High number of org.elasticsearch.index.IndexNotFoundException exceptions detected by Dynatrace

We have deployed Elasticsearch 7.6.1 onto a Kubernetes cluster for log monitoring. Logs are collected using Fluent Bit and sent to Elasticsearch. Everything seems to be working fine. But yesterday, one of the admins contacted me to ask about a large number (700,000+ in 10 hours) of (org.elasticsearch.index.IndexNotFoundException and sun.nio.fs.UnixException) exceptions being detected by Dynatrace. Looking into it, these exception happen all the time. I suspect/assume they are triggered with every "chunk" sent from Fluent Bit.

I confirmed that Elasticsearch appears to be working fine and log messages are flowing in as expected. And there are no ERROR (or WARNING) messages in the Elasticsearch log file indicating this is a problem. But I'm being asked to clarify why the exceptions are occurring.

The IndexNotFoundException exceptions mention a specific index name that I know is the index name Fluent Bit is sending documents to. But we have an ingest pipeline that intercepts the incoming load and redirects them to different indexes based on fields within the message. So, no documents are every being written to the dummy index and it is never created. But I'm confused why Elasticsearch is attempting to verify it exists and since there seems to be tight correlation between the Elasticsearch exception and the file system exception, why it is (apparently) making calls to the file system to check for the index.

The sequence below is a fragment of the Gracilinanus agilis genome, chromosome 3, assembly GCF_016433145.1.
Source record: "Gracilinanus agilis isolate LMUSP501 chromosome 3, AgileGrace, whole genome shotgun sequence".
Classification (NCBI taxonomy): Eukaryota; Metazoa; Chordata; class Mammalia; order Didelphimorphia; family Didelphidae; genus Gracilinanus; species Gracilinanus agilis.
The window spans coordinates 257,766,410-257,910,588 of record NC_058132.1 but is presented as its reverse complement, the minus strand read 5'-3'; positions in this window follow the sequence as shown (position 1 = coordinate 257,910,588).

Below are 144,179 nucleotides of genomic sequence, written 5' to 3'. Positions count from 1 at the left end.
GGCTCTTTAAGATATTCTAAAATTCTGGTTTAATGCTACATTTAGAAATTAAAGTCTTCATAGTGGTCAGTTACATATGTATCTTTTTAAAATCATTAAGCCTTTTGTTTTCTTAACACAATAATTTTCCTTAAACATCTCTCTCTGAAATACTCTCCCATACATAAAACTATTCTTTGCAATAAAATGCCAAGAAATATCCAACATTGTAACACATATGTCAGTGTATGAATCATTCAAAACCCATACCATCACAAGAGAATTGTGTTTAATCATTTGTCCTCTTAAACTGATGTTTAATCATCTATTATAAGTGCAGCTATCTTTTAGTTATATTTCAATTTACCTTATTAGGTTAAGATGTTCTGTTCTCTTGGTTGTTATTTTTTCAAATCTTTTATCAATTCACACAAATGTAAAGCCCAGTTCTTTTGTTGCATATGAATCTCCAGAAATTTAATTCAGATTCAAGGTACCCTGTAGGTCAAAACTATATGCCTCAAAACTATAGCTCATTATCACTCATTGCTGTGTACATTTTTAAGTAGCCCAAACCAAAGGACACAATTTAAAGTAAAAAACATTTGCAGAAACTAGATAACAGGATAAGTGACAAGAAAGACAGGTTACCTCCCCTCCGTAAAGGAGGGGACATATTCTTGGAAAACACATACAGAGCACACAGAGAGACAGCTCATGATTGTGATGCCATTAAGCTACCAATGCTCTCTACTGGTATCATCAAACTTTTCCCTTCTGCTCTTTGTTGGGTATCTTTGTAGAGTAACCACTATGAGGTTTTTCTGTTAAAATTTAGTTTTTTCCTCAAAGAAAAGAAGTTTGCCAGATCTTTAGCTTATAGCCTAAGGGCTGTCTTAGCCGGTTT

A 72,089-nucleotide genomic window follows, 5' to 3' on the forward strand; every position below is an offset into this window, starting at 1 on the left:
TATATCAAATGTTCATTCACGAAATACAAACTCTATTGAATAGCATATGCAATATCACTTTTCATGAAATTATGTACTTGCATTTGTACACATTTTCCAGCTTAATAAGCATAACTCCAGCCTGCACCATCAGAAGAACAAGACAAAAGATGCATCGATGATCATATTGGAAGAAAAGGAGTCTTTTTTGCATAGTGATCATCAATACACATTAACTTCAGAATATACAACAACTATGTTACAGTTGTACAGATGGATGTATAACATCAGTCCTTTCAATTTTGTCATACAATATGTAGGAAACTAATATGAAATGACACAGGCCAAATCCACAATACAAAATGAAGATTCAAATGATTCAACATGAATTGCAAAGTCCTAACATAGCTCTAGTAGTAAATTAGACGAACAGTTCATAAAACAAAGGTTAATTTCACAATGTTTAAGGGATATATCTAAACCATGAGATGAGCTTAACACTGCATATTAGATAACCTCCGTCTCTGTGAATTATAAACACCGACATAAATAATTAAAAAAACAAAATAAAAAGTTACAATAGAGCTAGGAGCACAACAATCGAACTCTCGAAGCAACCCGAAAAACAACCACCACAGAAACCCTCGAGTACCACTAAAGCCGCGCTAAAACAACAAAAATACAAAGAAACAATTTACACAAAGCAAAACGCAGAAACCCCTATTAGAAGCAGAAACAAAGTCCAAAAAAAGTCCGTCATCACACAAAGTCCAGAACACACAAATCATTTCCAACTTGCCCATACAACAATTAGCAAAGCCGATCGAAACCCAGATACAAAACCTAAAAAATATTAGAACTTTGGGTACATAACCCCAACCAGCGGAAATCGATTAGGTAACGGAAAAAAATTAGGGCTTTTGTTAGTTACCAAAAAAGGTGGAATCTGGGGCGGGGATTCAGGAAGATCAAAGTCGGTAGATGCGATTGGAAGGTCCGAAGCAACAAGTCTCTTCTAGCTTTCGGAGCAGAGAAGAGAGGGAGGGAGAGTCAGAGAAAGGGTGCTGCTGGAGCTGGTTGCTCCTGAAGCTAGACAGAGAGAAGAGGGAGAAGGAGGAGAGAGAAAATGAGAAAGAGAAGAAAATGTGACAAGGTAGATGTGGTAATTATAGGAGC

I went ahead and created the "dummy" index this morning and assumed that this would eliminate these exceptions. But, strangely, while the number of Elasticsearch exceptions was significantly reduced (by about 75%) they weren't eliminated completely. Thinking about it now, I just realized I never added any documents to this dummy index...so maybe the index metadata exists but no index files exist on disk at this point.

In any case, can anyone clarify why these exceptions are being thrown when nothing is actually being sent to this "dummy" index?


I imagine you're detecting one of the places where throwing an exception was simpler or more correct than all the alternative control flow mechanisms, so this could well be expected behaviour. For example, the only way to truly determine whether a file exists and is accessible is see if opening it throws an exception or not. The answer may be simply to stop monitoring Elasticsearch at this level and treat it as a self-contained black box; if it were written in something other than Java then you probably wouldn't be able to see this at all.

Can you share the stack trace that corresponds with the exception anyway, in case there's an opportunity to streamline something here?

@DavidTurner Thanks for responding. I think you are probably right that these are benign exceptions that are only being detected because an admin plugged Dynatrace into the bowels of the application. I will pass along your response to the team and close the issue.

I don't have a traditional stack trace but I pulled the following pseudo-trace from the Dynatrace UI. (I didn't see a "print traditional stack trace" item in that application.) I hope you find it helpful: https://gist.github.com/gsmith-sas/49005b8b2e3f990807660aaaf28a67cf.

Thanks again.

Thanks, that tells us that this exception is coming from some Open Distro for Elasticsearch modifications to the real Elasticsearch; we don't recommend or support ODFE so can't offer any further help here. Best to use the official distribution instead.

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Understood. I didn't notice the ODFE items in the stack trace until I posted the gist...would have posted to their board if I had. Appreciate your response in any case.

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